Chronology of NSA Spying

The USA Patriot Act was enacted 45 days after 9/11, expanding the government's ability to gather information on Americans. At that time, Congress voted overwhelmingly and purposefully to have certain provisions expire by the end of 2005 in order to give Congress a second chance to assess their impact on the traditional checks and balances on government powers that protect basic American freedoms.

The law was reauthorized and signed into law on March 6, 2006. PRCB made advances in restoring checks and balances in the final authorized legislation, but much more work needs to be done.

Chronology of Warrantless Spying and Monitoring of Telephone Call Information and Financial Transactions

December 16, 2005 ' The New York Times reports that in the months after the September 11th terrorist attacks, President Bush secretly authorized the National Security Agency (NSA) to monitor international telephone calls and international emails of American citizens without court warrants as required by federal law.

January 17, 2006 ' Patriots to Restore Checks and Balances (PRCB) calls on Congress to hold open, substantive oversight hearings examining the President's authorization of the NSA to violate domestic surveillance requirements outlined in the Federal Intelligence Surveillance Act (FISA).

March 16, 2006 ' Two bills are introduced in Congress. Senator Mike DeWine (R-Oh.) introduces the Terrorist Surveillance Program Act of 2006 (S. 2455) which would make it lawful for the administration to continue spying on innocent Americans. Senate Judiciary Committee Chairman Arlen Specter (R-Pa.) introduces the National Security Surveillance Act (S.2453) which would effectively end any investigation by this Congress while sanctioning the idea of "program warrants," which are antithetical to the purpose of the Fourth Amendment, allowing wiretapping of Americans based on innocent conduct.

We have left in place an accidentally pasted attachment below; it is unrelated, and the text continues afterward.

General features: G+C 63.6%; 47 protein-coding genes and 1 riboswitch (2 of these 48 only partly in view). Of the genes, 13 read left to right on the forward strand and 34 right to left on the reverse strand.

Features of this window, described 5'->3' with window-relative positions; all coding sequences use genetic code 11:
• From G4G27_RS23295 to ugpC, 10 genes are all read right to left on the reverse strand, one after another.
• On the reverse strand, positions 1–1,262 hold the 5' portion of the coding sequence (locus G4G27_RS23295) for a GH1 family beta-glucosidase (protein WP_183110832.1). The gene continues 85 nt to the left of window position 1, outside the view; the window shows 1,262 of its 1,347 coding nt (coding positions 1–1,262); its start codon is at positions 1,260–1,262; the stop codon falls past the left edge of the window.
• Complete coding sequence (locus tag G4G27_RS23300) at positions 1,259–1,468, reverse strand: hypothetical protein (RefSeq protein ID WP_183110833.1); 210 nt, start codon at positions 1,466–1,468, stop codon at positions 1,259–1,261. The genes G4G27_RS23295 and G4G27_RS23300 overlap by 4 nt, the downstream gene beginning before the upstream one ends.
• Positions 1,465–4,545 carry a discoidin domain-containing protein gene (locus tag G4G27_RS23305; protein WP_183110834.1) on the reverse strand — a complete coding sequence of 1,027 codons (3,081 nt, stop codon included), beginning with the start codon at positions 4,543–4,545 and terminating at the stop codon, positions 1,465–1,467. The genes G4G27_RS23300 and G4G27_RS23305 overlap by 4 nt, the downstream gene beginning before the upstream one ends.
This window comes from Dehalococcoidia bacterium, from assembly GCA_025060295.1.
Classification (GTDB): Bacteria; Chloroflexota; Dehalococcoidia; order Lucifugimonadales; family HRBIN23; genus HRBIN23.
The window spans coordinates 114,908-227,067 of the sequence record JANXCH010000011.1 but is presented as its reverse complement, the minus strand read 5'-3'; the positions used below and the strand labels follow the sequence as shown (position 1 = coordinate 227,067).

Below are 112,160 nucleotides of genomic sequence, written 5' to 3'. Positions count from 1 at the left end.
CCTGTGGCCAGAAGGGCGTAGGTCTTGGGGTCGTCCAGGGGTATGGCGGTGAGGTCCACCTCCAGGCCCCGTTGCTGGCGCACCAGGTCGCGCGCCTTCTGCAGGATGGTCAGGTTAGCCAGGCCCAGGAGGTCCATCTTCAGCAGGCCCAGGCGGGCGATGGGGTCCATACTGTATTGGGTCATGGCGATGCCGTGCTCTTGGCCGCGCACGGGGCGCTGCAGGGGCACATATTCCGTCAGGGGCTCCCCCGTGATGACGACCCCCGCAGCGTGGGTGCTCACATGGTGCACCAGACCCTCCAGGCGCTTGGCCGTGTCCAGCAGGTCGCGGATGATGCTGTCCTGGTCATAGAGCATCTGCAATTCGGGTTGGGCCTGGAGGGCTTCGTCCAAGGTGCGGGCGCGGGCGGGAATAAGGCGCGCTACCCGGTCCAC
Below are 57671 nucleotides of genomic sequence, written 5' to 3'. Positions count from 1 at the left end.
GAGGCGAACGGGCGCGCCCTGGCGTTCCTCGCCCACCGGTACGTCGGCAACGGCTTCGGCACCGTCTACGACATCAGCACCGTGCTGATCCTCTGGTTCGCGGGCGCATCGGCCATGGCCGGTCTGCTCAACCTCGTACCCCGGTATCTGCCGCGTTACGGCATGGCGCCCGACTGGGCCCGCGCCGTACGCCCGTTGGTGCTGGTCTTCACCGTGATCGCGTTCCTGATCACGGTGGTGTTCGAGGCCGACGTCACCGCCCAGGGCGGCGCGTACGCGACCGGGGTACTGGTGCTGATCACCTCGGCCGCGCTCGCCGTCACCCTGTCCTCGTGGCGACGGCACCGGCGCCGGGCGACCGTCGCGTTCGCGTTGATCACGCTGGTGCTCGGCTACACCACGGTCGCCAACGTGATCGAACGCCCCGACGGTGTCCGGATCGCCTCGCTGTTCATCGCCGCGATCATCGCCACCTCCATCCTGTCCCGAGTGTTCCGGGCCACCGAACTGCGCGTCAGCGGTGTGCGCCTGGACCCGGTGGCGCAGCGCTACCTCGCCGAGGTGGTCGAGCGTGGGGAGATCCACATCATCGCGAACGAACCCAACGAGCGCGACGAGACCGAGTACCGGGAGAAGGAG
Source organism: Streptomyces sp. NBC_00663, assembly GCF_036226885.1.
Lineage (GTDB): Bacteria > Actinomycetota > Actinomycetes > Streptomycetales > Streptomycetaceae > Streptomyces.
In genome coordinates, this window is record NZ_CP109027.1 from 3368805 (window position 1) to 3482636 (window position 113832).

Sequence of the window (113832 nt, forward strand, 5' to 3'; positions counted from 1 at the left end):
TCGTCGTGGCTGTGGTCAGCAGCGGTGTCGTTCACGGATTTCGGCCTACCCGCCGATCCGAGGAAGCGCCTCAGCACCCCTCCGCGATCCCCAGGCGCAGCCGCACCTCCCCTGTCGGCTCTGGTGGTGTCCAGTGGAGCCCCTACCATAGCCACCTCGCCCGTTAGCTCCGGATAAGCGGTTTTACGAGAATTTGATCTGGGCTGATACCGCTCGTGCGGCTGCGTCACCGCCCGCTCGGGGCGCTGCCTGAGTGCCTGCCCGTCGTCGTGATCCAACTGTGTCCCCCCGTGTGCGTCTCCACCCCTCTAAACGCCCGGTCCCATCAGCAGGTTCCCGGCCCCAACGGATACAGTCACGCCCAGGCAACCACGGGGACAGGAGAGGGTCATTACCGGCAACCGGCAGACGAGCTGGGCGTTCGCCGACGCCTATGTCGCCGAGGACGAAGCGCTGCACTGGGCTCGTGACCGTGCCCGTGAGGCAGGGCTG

April 6, 2006 ' Attorney General Gonzales reveals that the Bush administration may also be monitoring purely domestic emails and telephone conversations in violation of U.S. law.

May 8, 2006 ' President Bush nominates Air Force General Michael V. Hayden to replace Porter Goss as the director of the Central Intelligence Agency (CIA). Gen. Hayden was the architect and supervisor of the administration's warrantless surveillance program during his tenure as director of the NSA.

May 11, 2006 ' USA Today reports that the Bush administration's warrantless surveillance program is even more expansive than originally believed. According to the paper, the government has collected tens of millions of Americans' phone records without warrants from AT&T;, Verizon and BellSouth since 2001 to create a mega-database of customers' call information. Verizon and BellSouth later deny that they have participated in the program.

May 18, 2006 ' PRCB urges members of the Senate Select Committee on Intelligence to thoroughly question Gen. Hayden on his involvement with the NSA domestic spying and data-mining program created under his watch.

May 26, 2006 ' The U.S. Senate approves the nomination of Gen. Michael V. Hayden to be the new director of the CIA, despite his apparent involvement in the NSA's warrantless spying programs.

June 7, 2006 ' Senator Specter publicly calls on the Bush administration to stop interfering with the work of the Senate Judiciary Committee. Senator Specter accuses Vice President Cheney of stonewalling the committee's inquiry into the NSA data-mining program by urging telephone company executives not to cooperate and actively lobbying Republican members to oppose any hearing with the phone company CEOs.

June 23, 2006 ' The New York Times and The Wall Street Journal report that the Bush administration has been secretly obtaining information about international financial transactions for years since shortly after September 11, 2001. Today, the program continues to monitor financial transactions between the United States and other countries and has transformed into an unfettered fishing expedition with no proper oversight.

July 13, 2006 ' Senator Specter caves in to pressure from the White House and agrees to amend his bill, the National Security Surveillance Act (S.2453), to allow the administration to continue aggressively monitoring the private lives of ordinary Americans in clear violation of U.S. law.

August 3, 2006 ' The Senate Judiciary Committee fails to act on legislation regarding the NSA warrantless spying program before the Senate's August recess begins.

August 10, 2006 ' British authorities thwart a plot to bomb U.S.-bound airliners with liquid explosives.

August 12, 2006 ' The Washington Post and other news media report that the FBI investigation into the failed airliner bombing plot included a significant increase in warrants for surveillance and searches from the FISA court, indicating that U.S. law does not hinder sensitive investigations.

August 17, 2006 ' A federal judge in Detroit found the warrantless wiretapping of Americans conducted by the National Security Agency to be unconstitutional, and ordered it to be stopped.




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